I decided to try an additive in my Cold Porcelain recipe for two reasons – I wanted something as a filler that was less expensive than cornstarch and that would reduce warping and / or shrinkage of thin pieces.
Having used Calcium Carbonate in the form of Whiting – easily gotten in our local gardening shops here or through pottery suppliers in some countries – in papermaking as an acid neutralizer and to reduce sheet warping and give a certain smoothness to our papier mache pulp mix, I figured it would be a good candidate.
So first of all, I took some old Cold Porcelain I had knocking around and added in some whiting by kneading it in. It worked fine, I didn’t add much and the results were pretty much the same as the normal mix.
Yesterday, I decided to take it a bit further, so I added a larger amount into the mix and cooked it with. Here’s the recipe I used:
3 cups Cornstarch
1 cup of Whiting
1 cup water
1 ½ cups white glue
1 Tablespoon Baby oil
This I cooked in a pan on the stovetop. It took about 10 minutes on the lowest setting, stirring constantly and making sure to scrape from all parts of the pan.
Worth noting, I did not use a non-stick pan: You do not need a non-stick pan after all - as long as you are prepared that the cold porcelain will stick to your pan and you soak it off afterwards. Granted Non-stick is much more convenient!
Testing & Observations
My observations are that the mix was very sticky as I stirred it, but it came together fine and formed a ball that was not sticky to my fingers. It kneaded up fine with the normal amount of cornstarch on my hands.
I made two test pieces :
- A thin disc with pressed texture ( I just used the edge of one of my molded polymer keyrings to make random texture)
- A little humming bird using the Dolphin Tutorial method adapted.
I put them to dry in the window where they got sun – same as I do with all my things when I’m being impatient.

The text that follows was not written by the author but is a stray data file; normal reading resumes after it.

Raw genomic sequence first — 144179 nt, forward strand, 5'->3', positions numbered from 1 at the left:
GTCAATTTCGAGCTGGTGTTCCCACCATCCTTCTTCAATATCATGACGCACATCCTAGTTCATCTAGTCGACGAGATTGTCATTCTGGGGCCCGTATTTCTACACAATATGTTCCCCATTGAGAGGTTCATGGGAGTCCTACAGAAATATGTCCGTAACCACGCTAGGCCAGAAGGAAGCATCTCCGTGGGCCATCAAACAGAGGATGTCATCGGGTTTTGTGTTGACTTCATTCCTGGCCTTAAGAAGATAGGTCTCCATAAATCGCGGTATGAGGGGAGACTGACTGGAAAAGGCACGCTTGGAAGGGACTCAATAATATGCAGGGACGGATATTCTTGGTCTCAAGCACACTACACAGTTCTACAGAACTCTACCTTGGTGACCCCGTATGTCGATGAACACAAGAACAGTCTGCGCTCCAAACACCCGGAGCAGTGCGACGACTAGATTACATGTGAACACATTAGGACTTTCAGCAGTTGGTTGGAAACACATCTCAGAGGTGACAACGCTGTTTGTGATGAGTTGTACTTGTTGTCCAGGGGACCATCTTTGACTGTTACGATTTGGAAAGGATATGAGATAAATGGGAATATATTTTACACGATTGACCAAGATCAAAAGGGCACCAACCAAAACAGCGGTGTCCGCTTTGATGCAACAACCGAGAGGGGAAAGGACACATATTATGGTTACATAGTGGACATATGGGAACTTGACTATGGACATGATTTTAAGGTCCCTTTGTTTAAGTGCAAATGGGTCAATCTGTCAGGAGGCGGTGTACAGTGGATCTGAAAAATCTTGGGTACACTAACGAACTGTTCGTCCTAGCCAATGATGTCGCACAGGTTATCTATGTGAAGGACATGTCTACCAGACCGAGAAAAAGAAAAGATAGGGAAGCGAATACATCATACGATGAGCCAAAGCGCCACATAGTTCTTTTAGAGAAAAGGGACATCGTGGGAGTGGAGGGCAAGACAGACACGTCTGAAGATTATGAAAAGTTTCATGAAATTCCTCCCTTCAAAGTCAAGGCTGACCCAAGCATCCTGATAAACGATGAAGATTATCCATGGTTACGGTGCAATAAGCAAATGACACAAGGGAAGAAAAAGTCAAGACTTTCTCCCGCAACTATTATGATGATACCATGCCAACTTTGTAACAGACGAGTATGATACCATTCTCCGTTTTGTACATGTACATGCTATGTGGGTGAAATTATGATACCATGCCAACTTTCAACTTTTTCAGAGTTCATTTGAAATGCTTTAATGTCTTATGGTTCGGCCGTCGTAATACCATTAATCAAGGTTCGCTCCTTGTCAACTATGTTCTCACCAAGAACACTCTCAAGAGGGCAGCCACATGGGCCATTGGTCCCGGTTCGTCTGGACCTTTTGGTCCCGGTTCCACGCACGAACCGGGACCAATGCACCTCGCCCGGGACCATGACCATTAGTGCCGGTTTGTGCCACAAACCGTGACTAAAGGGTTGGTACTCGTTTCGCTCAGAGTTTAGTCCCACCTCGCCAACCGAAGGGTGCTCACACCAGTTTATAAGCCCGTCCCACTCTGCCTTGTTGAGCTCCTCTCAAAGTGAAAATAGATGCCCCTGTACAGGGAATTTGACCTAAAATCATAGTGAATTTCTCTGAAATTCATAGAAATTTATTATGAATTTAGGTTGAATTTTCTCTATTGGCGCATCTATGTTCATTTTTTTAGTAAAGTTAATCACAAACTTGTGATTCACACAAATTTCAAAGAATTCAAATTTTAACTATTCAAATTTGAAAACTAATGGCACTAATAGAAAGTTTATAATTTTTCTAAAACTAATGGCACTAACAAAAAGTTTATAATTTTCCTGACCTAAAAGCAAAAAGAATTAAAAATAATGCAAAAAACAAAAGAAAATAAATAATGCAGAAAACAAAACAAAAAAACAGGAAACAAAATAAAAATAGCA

- The thin pieced warped plenty!
Note: flatness is MUCH easier to achieve if you dry slowly, turn often and if possible, restrain with some form of flat weighted object on top – it doesn’t have to be very heavy, in fact if it’s too heavy, your texture will be smooshed. Experiment with what works
- The shrinkage was NOT less than my normal recipe – I didn’t measure, but it actually looks like more shrinkage to me
- The strength is a little reduced – the piece broke fairly easily
- The translucency was NOT reduced. This surprised me, as whiting is an opaque additive
- The colour was much more buff than the normal recipe
- I should’ve sifted the whiting – the lumps do not easily knead away and can be seen in the translucent parts as well as in the surface.
I am fairly happy with Whiting (Calcium Carbonate) as an additive – I might try reducing the amount a bit, and I will sift it in future. I like the texture for working and am happy with the buff colour too – more bone-like.
What about you? Have you a favourite Cold Porcelain recipe?
Have you added interesting things to your Cold Porcelain?
If you like this post – please do share it and you can subscribe for RSS or email updates so you don’t miss any new posts I make
Thanks for stopping by – see you again!